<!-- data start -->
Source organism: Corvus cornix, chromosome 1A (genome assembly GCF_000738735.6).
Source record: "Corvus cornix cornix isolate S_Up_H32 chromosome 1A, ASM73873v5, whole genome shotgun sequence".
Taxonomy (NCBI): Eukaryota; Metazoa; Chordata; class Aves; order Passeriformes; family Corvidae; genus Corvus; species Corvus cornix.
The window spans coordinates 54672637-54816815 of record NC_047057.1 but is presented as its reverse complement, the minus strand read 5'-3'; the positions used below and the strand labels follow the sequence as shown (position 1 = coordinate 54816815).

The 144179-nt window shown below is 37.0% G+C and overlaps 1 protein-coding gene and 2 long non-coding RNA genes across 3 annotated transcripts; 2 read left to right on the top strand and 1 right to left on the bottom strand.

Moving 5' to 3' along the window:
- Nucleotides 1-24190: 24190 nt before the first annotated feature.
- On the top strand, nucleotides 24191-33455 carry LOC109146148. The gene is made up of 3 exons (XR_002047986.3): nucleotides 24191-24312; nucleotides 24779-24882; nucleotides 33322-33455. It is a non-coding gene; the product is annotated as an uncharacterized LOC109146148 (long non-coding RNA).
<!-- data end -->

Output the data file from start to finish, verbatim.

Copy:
Source organism: Corvus cornix, chromosome 1A (genome assembly GCF_000738735.6).
Source record: "Corvus cornix cornix isolate S_Up_H32 chromosome 1A, ASM73873v5, whole genome shotgun sequence".
Taxonomy (NCBI): Eukaryota; Metazoa; Chordata; class Aves; order Passeriformes; family Corvidae; genus Corvus; species Corvus cornix.
The window spans coordinates 54672637-54816815 of record NC_047057.1 but is presented as its reverse complement, the minus strand read 5'-3'; the positions used below and the strand labels follow the sequence as shown (position 1 = coordinate 54816815).

The 144179-nt window shown below is 37.0% G+C and overlaps 1 protein-coding gene and 2 long non-coding RNA genes across 3 annotated transcripts; 2 read left to right on the top strand and 1 right to left on the bottom strand.

Moving 5' to 3' along the window:
- Nucleotides 1-24190: 24190 nt before the first annotated feature.
- On the top strand, nucleotides 24191-33455 carry LOC109146148. The gene is made up of 3 exons (XR_002047986.3): nucleotides 24191-24312; nucleotides 24779-24882; nucleotides 33322-33455. It is a non-coding gene; the product is annotated as an uncharacterized LOC109146148 (long non-coding RNA).